8. This also includes nonlethal devices. Over the years I have been involved in countless discussions with developers and manufacturers of nonlethal weapons who have a usable device but are unable to attract customers. Eventually, I developed a list of all the currently available force options by what it costs to employ them for one “dose” so that comparisons became more obvious. This included the cost of the launcher and munitions, as well as the number of “applications” required to be effective. Using the same criteria for the new device it became conspicuous as to what nonlethal weapons it was competing with. For one example, a dazzling laser was being offered at well over $3,500. While repeated applications were free, the cost of the “launcher” was still prohibitively expensive when compared with a TASER, which cost more than $800 and an additional $30 per dose (cartridge). Thus, the only strong selling point was that a device provided some advantage over the competition that justified the extra expense. This was often a showstopper.

9. Admittedly, this requirement will set my civil libertarian friends on fire since they suspect that people like me will use it for torture. In point of fact, there are just too many things in a real-life situation that we don’t control. We’ve had TASER darts ricochet harmlessly off the snaps on a windbreaker, sudden gusts of wind divert streams of pepper spray, and stun bags that struck a paperback in a pocket, rendering them completely ineffective. To be sure, these are exceptions but not so rare or exceptional that those of us inheriting the aftereffects will ever discount them.

10. This is one of the reasons that directed energy weapons are so popular. Called the “deep magazine” concept, it refers to the ability of repeated, even indefinite, applications as long as there is power available.

11. The application of force is always unpleasant, and belligerents will go to great lengths to avoid it, as well as to negate the effects whenever possible. They can be as simple as sliding a thick magazine inside his shirt to nullify the pain from impact munitions or wearing safety glasses to fend off pepper spray.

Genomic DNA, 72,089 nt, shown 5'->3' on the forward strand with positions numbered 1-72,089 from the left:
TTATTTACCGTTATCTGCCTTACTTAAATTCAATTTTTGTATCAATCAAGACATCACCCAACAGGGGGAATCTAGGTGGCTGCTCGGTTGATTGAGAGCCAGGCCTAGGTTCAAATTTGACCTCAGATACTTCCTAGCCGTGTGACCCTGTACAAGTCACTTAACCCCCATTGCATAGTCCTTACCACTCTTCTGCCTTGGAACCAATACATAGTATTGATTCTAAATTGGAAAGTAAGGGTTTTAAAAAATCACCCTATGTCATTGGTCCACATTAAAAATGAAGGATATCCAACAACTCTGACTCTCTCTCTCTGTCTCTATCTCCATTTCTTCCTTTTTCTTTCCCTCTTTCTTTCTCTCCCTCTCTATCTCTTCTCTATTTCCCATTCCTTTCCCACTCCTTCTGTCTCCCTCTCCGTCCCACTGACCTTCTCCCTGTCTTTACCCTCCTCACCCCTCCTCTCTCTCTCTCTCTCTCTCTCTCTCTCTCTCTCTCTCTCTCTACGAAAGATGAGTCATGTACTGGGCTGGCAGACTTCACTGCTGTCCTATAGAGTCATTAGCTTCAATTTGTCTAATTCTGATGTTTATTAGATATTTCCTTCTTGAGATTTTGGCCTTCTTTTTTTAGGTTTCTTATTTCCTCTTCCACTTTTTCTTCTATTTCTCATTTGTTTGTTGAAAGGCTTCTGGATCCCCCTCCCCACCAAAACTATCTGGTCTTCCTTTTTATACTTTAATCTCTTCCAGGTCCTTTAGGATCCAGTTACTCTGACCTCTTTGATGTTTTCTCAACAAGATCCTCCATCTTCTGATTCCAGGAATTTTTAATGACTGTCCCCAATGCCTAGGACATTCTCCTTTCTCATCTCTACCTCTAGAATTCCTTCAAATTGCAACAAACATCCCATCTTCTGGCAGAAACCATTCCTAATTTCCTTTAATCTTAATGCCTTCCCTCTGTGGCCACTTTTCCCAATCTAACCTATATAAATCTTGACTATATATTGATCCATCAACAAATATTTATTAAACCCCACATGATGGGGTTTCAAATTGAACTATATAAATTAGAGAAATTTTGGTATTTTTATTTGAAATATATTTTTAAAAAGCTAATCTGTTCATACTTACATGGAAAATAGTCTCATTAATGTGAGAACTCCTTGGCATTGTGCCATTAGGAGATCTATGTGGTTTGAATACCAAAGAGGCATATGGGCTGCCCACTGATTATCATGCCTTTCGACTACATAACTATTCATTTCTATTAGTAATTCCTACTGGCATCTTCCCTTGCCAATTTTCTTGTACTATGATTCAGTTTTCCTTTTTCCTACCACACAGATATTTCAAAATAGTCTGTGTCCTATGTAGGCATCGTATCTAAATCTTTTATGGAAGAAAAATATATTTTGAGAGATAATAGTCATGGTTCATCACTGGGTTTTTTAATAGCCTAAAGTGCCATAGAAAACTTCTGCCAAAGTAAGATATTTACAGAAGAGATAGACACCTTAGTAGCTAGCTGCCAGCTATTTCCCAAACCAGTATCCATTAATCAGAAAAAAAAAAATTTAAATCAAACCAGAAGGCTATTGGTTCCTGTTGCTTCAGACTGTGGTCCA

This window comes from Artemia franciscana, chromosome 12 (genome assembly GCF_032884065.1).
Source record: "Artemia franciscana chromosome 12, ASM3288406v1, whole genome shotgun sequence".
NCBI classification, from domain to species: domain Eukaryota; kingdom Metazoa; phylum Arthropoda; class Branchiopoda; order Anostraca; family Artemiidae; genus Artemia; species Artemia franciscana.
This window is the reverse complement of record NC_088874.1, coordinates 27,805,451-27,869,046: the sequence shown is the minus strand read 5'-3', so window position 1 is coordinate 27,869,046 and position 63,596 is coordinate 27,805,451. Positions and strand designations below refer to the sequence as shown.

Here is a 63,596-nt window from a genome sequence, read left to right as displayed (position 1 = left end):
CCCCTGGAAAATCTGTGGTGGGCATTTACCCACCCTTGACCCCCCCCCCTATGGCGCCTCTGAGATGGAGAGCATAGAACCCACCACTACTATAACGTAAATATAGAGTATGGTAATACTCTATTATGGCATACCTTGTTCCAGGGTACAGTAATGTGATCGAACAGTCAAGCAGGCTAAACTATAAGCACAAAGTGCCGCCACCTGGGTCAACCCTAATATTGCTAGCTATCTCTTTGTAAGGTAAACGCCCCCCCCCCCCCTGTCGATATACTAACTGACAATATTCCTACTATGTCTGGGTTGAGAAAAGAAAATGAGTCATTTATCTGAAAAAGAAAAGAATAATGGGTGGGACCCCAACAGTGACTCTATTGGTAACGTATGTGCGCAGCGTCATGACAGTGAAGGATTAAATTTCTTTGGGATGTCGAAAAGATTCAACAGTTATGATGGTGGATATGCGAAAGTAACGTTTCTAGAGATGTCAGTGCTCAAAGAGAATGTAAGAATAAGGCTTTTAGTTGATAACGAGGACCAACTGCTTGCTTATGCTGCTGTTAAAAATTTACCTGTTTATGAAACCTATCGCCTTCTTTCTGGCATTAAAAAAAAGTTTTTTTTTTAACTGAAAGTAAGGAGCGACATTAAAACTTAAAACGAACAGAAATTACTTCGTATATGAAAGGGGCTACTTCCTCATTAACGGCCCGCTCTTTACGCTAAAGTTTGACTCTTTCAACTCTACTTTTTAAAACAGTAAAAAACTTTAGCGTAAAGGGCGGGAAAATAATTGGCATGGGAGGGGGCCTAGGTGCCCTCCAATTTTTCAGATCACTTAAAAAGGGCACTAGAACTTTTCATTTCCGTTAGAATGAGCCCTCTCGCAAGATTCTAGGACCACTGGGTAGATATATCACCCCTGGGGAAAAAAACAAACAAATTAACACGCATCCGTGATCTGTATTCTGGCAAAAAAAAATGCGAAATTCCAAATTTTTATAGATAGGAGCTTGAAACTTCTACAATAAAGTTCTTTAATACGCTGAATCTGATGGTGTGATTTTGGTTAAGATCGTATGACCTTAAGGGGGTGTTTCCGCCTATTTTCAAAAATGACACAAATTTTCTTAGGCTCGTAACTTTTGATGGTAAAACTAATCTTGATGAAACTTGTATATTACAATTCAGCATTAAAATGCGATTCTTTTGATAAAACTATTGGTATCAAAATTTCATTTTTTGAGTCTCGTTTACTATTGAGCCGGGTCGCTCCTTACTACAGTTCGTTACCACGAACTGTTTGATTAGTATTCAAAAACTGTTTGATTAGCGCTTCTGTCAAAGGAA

12. For you folks on the metric system, this would be about 7 meters.

13. I was introduced to this rule as a young rookie in South Central Los Angeles in 1980 but it has been around since at least the mid-1970s. I have heard it called the “Tueller Drill” after Salt Lake City, Utah police instructor Dennis Tueller, who did extensive research to verify it. It has withstood the test of time, the scrutiny of science and the judgment of courts. For more information on this factor see Is the 21-Foot Rule Still Valid When Dealing With an Edged Weapons? Part 1, Force Science News 17, April 22, 2005, and Part II of Special Edged Weapons/21-Ft. Rule Series, Force Science News #18, April 29, 2005, and Less Lethal Weapon Effectiveness, Use of Force, and Suspect & Officer Injuries: A Five-Year Analysis, a report to the National Institute of Justice, Florida Gulf Coast University, Weapons & Equipment Research Institute, September 2008, p. 23. While there are also a number of court cases, one of the more recent that deals with the danger related to distance is Estate of Larsen v. Murr, 511 F. 3d 1255 (10th Cir. 2008)

14. For those of you civil libertarians hearing this for the first time it is also why a lot of the suspects armed with knives and clubs don’t survive the encounter.

15. About 55 meters.

16. Admittedly, this is somewhat arbitrary. In this case, severe injury was defined as those that might prove permanently disabling or life-threatening. The weight was set at 530 grams, or about 1.2 pounds, or for us street cops, about the weight of one-third of a brick. It needs to be noted, however, that smaller objects are capable of being thrown as much as 100 yards. Because Los Angeles is nearly all paved, rioters would bring their own missiles, such as spark plugs, wheel weights and golf balls, to throw at us. (They are cheap and can be purchased in bulk.) These may not kill, but you can still end up with some pretty serious cuts and bruises.

17. This is a general guideline since the weight of the object is only one of the factors involved. Where it hits the body and how fast it is moving are also important. The guideline was determined by a study done jointly by Penn State’s Applied Research Laboratory and the Los Angeles Sheriff’s Department in the fall of 2000. For more information see Kenny J, et al, The Attribute-Based Evaluation (ABE) of Less-Than-Lethal, Extended-Range, Impact Munitions, Pennsylvania State University, Applied Research Laboratory and Los Angeles Sheriff’s Department, State College, PA, February 15, 2001, p. 16.

18. Also called “gas bombs” or “petrol bombs”

19. Testimony before the joint hearing of the Crime Subcommittee of the House Judiciary Committee and the National Security International Affairs and Criminal Justice Subcommittee of the House Government Reform and Oversight Committee, August 1, 1995.